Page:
The Electoral Commission

The independent body which oversees elections and regulates political finance in the UK

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4. Who pays for digital campaigns?

Recommendations 

  • Social media companies should put in place new controls to check that people or organisations who want to pay to place political adverts about elections and referendums in the UK are actually based in the UK or registered to vote here.
  • Each of the UK's governments and legislatures should clarify that spending on election or referendum campaigns by foreign organisations or individuals is not allowed. They would need to consider how it could be enforced and the impact on free speech.
  • The UK Government and Parliament should make clear in law that campaigners cannot accept money from companies that have not made enough money in the UK to fund the amount of their donation or loan.
  • The UK Government and Parliament should consider with us how to improve the controls on donations and loans to prevent foreign money being used in UK politics. Approaches for enhanced due diligence and risk assessment could be adapted from recent money laundering regulations.
  • The UK Government and Parliament should amend the law so that all new parties and referendum campaigners with assets or liabilities over £500 have to submit a declaration should include an estimate of the costs the campaigner has invested in buying or developing the data they hold when they register.

The UK Parliament made rules so that only those with a real interest in the UK’s politics can use their money to influence voters. The only groups that can give money to parties or campaigners, or register as non-party campaigners are people who live in the UK or are registered to vote here, or organisations based here. But global digital communication tools are challenging these rules.

Preventing spending from outside the UK

Registered campaigners in the UK have been open about their use of digital campaigns to reach voters. However, anyone outside the UK can also pay for adverts on digital and social media platforms to target voters in the UK. This means that people who are not allowed to register as campaigners can still spend money to influence voters in the UK. This could be from foreign nation states or from private organisations and individuals.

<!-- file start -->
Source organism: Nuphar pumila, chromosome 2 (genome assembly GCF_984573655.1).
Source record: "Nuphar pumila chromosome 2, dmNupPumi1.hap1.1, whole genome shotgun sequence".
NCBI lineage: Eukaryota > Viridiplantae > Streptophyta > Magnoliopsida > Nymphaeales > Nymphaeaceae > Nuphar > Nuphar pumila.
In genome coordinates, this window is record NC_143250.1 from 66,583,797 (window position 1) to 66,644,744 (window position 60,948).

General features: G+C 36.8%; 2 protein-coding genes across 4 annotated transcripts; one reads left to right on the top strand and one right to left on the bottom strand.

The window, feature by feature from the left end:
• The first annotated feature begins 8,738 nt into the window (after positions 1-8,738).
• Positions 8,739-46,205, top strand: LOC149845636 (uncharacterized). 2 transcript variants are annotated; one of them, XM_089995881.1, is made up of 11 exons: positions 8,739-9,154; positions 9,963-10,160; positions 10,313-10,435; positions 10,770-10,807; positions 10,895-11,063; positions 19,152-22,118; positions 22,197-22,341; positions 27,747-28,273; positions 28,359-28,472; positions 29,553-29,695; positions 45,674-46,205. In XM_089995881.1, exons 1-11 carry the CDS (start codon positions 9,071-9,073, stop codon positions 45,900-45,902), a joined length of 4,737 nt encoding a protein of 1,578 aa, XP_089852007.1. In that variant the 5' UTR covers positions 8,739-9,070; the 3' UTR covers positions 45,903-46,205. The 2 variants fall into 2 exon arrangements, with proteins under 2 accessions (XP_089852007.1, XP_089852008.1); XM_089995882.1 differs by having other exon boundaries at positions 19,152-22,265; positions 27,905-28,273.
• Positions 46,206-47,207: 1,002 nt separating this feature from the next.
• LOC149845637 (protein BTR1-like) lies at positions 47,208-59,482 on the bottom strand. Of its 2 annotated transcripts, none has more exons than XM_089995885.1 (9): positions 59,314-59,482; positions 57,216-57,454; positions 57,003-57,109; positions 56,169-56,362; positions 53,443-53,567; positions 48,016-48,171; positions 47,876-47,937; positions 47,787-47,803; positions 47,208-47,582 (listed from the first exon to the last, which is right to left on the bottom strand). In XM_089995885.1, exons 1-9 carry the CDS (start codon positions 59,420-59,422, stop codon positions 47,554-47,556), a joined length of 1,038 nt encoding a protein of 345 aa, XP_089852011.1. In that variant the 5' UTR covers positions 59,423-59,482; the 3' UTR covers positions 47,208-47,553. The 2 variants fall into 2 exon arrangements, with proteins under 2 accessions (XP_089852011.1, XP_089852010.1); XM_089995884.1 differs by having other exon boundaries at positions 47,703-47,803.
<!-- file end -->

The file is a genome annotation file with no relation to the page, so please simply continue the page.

Although there is a general principle that funding from abroad is not allowed, the rules do not explicitly ban overseas spending. The UK’s rules set minimum amounts for campaign spending before people or organisations have to register as a non-party campaigner. This means that a foreign individual or organisation that spends under these amounts would not have broken any specific electoral laws in the UK.

These rules were meant to reduce the risk of too much spending by non-party campaigners and bring more transparency, while not limiting free speech. At the time when the rules were made in 2000, the UK Government and Parliament were worried about foreign donations to political parties. They had not seen the potential for foreign sources to directly purchase campaign advertising in the UK.

The UK Government and security services have recently set out their view on foreign interference. They said that foreign sources are likely to have tried to disrupt and interfere with UK election and referendum campaigns using digital and social media tools. Academic research has also started to show that foreign sources appear to have carried out some social media activity in the UK.

The current evidence available to us does not suggest that this has taken place in the UK on the scale alleged at the 2016 US Presidential election. We will continue talking to the UK Government and security services about any more evidence if it comes out. In any case such activity is unacceptable. The Government has informed us that it “is alert to the threat of subversion and other means of seeking to manipulate the electoral process or undermine democratic institutions”.